According to Meiers, Hawaii’s hospitals are in the second phase of a three-phase movement in which institutions, both large and small, are refocusing their missions, paring themselves down and eliminating services. (Earlier this year, St. Francis Healthcare Systems announced the elimination of 150 jobs in an effort to trim $5 million dollars by merging the administrative staffs of its Liliha and West Oahu facilities. Straub announced layoffs of 150 two years earlier.) This follows the first phase, which was spending down reserves and precedes the third phase, which is to close up shop.
“We are realizing that we can no longer take specialty areas on a broad base,” Awaya says. “It will be a matter of finding our niche and being very good at it.” In other words, hospitals can no longer be everything to everyone.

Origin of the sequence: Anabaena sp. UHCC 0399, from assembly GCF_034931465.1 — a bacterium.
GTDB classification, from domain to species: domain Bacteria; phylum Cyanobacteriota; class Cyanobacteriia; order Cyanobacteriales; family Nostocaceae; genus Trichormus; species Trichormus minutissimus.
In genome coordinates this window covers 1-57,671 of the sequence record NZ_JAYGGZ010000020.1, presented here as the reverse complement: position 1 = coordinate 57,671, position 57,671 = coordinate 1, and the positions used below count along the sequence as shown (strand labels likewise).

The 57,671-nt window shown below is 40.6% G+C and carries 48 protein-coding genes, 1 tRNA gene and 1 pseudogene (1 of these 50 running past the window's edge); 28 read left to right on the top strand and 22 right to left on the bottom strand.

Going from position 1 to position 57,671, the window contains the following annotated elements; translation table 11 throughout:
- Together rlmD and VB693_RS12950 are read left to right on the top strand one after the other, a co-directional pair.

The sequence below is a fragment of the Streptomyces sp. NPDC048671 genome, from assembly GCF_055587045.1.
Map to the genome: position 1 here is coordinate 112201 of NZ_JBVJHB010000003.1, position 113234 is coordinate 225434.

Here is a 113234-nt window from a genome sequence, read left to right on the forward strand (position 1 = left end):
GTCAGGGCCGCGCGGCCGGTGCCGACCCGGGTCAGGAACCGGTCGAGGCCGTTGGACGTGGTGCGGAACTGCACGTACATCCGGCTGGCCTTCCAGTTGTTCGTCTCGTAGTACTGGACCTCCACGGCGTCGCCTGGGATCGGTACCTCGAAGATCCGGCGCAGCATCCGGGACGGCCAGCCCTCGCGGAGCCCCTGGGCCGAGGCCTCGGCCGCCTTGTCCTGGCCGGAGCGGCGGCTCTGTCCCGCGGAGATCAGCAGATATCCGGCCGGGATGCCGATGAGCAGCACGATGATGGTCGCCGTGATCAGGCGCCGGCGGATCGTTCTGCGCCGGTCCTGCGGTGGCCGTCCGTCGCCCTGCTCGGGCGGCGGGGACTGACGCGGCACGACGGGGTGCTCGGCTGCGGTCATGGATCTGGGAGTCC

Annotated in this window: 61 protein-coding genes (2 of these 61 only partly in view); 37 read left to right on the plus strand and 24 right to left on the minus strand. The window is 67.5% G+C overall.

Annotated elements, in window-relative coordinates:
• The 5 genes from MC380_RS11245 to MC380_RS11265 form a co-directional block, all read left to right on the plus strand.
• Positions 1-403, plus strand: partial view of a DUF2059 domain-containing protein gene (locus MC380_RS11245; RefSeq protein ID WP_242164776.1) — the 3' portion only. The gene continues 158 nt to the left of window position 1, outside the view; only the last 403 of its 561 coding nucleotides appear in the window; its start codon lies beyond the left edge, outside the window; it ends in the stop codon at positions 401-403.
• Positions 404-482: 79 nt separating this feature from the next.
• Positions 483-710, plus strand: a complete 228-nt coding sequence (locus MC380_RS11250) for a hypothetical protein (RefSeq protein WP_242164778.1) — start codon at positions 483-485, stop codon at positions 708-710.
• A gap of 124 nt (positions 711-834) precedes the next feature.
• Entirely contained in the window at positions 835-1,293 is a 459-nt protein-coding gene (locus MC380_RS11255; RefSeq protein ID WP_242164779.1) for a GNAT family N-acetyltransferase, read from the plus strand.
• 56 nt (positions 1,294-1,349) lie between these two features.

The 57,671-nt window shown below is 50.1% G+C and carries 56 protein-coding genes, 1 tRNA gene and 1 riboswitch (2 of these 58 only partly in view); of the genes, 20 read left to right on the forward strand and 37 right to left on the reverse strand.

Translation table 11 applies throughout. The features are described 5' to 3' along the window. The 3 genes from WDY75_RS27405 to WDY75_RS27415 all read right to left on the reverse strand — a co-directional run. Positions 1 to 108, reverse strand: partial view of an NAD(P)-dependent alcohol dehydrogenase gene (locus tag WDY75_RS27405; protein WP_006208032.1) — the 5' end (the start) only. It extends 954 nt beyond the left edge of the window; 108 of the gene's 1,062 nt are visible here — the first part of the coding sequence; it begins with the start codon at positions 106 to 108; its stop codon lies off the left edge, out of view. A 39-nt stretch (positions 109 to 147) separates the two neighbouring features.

While specialization and close cooperation with other facilities have been facts of life for hospitals for years, they have become a priority. According to Awaya, in the coming years hospitals will reach an unprecedented level of merging of services and facilities. (Last February, Kapiolani Medical Center for Women and Children and Straub and Wilcox hospitals announced plans for a merger.) Hospitals may reshape themselves around their areas of excellence. For St. Francis that would be its renowned transplant and renal dialysis programs.